The 67-hour countdown for the Thursday launch of India’s third navigation satellite is progressing smoothly though a thunder storm Wednesday delayed some operations, a senior space agency official said.
“Today (Wednesday) morning we moved the mobile service tower (MST) backwards. The operation was delayed by around two hours owing to thunderstorm in the morning. There is sufficient time cushion built in for such unforeseen delays in the countdown period,” M.Y.S. Prasad, director, Satish Dhawan Space Centre at Sriharikota, said.
“At 10 p.m., based on the climatic conditions like thunderstorm, we will decide on the launch. Currently everything is normal,” he added.
Prasad said the filling of propellants in the second stage/engine would be completed by 2 p.m.
Following that the gases in the various stages would be pressurised.
At 1.32 a.m. Thursday, Indian rocket Polar Satellite Launch Vehicle (PSLV-C26) carrying the 1,425-kg third Indian navigational satellite badged as Indian Regional Navigation Satellite System-1C (IRNSS-1C) will kiss final goodbye to Mother Earth.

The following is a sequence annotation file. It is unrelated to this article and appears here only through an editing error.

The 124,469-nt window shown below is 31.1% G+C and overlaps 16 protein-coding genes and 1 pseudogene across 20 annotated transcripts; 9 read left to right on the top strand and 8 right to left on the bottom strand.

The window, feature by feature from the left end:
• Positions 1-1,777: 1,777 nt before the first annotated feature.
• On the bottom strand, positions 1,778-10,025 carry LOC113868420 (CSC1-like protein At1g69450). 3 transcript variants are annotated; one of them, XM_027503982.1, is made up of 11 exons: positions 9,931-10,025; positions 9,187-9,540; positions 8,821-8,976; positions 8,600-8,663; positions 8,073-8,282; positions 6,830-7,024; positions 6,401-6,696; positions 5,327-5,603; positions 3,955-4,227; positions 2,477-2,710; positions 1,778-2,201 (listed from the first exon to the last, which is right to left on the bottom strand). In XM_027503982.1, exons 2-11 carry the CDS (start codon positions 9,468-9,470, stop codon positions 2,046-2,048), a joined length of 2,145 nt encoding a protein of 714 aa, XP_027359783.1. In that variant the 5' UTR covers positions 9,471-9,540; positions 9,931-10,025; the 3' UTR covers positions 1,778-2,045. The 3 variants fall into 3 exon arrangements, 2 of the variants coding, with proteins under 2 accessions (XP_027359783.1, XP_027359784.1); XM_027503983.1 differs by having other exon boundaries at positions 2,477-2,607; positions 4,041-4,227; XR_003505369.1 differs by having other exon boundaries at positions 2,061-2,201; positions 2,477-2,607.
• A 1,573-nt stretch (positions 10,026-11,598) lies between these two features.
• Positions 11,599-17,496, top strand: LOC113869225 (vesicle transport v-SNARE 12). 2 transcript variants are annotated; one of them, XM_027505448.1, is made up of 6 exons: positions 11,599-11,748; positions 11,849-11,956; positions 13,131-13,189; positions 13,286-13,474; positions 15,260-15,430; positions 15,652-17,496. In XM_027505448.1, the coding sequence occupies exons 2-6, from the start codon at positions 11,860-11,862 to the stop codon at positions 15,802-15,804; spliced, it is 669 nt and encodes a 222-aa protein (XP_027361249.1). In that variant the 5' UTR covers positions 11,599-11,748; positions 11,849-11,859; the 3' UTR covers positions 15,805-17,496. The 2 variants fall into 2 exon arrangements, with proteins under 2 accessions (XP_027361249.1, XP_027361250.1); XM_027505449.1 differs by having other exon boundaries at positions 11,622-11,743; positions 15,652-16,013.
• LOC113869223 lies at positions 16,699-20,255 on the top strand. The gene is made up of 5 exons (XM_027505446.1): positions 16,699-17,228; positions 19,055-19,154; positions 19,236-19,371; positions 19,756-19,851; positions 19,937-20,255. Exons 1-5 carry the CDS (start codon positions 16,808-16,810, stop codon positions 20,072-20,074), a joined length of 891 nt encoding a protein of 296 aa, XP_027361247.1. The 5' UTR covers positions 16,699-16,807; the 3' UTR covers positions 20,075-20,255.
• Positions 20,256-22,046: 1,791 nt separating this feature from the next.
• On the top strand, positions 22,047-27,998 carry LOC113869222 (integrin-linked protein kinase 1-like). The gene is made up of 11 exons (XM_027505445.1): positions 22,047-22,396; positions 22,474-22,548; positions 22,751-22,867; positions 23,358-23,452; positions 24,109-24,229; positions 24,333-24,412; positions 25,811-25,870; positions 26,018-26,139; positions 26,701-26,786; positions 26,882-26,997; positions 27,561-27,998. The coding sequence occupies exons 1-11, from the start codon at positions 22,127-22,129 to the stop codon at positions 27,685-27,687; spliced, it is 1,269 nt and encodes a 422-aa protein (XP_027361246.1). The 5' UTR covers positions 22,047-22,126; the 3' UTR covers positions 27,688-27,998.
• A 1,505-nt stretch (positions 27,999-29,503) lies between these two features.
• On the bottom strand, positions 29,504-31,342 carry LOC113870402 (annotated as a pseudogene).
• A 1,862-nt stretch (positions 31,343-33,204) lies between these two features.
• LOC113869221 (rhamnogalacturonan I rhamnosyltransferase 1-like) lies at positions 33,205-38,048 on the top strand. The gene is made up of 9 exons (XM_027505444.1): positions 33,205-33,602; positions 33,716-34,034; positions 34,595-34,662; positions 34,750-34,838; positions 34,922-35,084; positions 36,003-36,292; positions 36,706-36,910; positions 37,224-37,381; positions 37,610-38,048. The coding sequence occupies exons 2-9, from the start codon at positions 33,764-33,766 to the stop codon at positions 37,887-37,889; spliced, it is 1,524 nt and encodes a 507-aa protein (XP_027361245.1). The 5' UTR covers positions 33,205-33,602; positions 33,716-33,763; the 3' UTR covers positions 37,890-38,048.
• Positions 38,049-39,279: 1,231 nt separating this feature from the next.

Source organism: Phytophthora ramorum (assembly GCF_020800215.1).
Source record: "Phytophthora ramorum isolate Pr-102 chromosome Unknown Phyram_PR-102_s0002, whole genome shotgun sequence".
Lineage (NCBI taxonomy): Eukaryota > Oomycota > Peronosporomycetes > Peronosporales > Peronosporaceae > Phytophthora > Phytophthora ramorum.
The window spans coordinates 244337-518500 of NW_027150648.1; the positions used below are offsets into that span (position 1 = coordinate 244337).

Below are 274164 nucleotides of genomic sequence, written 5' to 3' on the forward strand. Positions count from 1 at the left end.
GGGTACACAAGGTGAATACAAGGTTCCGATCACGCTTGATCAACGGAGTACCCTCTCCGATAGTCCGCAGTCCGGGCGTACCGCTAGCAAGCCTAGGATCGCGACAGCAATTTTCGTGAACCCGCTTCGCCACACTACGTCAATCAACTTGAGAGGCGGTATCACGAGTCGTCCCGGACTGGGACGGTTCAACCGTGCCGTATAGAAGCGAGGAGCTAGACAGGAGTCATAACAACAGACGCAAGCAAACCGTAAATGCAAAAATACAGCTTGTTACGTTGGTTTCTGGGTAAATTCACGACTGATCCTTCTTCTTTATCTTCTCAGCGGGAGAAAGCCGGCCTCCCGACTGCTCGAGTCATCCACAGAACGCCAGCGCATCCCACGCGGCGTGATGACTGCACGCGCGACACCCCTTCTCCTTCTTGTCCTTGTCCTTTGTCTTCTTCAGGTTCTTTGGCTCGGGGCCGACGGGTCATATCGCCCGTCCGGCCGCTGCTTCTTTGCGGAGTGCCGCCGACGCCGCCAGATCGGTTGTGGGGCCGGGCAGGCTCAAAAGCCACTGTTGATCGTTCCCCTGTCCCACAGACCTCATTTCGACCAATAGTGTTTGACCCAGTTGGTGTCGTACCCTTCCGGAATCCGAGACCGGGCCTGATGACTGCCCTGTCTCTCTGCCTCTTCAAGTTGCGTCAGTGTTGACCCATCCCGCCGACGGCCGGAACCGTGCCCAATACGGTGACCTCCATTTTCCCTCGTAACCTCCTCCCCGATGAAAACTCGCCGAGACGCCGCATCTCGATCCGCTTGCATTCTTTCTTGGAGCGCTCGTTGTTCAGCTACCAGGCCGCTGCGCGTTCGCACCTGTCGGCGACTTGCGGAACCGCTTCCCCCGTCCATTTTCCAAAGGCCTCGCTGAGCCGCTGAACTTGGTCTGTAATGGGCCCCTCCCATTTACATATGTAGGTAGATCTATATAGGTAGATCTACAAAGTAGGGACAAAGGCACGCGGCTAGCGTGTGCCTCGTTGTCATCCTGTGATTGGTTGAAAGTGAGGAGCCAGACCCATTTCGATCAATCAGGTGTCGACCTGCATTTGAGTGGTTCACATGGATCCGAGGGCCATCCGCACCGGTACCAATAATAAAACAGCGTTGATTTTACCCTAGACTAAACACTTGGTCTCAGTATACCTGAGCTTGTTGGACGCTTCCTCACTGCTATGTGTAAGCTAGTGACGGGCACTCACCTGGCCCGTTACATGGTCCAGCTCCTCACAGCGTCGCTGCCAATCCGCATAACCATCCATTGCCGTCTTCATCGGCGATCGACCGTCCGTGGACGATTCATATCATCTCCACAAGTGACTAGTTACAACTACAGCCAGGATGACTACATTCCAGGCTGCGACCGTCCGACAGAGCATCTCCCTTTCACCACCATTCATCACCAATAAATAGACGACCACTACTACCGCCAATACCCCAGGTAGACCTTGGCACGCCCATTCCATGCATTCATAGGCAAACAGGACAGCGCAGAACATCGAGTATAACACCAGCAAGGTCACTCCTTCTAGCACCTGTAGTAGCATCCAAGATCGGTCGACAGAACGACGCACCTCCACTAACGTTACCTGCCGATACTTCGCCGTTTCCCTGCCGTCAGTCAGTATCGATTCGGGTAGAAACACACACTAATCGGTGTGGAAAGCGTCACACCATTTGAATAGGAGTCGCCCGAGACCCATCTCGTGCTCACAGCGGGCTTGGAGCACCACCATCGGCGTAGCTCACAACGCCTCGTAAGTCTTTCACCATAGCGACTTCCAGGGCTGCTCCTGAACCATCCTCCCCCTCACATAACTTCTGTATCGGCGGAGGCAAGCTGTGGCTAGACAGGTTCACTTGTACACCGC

The 44.4 metres tall rocket, weighing around 320 tonnes is expected to spit out the satellite into the space around 20 minutes after the blast-off.
Once the satellite is successfully placed in its orbit, India will be just one more satellite away from having its own satellite based navigation system.
Indian Space Research Organisation (ISRO) chairman K. Radhakrishnan had earlier said, though IRNSS is a seven-satellite system, it could be made operational with four satellites.
On Oct 12, ISRO’s Launch Authorisation Board (LAB) gave its nod for the launch. The countdown began Monday morning.
Originally the satellite was scheduled for launch Oct 10, but was put off by a week due to a glitch in the telemetry system.
During the countdown, propellant filling activities would be carried out along with checking of the various systems.
The satellite is part of the Indian Regional Navigation Satellite System (IRNSS) that will have a constellation of seven satellites to provide accurate positioning service for terrestrial, aerial and maritime navigation in 1,500-km area in the Indian peninsula.
The second navigation satellite (IRNSS-1B) was launched April 4 this year from the spaceport. The first one – IRNSS-1A – was launched July 2013.
The Indian system will be similar to the US Global Positioning System (GPS), Russia’s Glonass and Europe’s Galileo constellation of navigation satellites.
India began its space journey in 1975 with the launch of “Aryabhatta” using a Russian rocket and till date, it has completed over 100 space missions including missions to the Moon and Mars.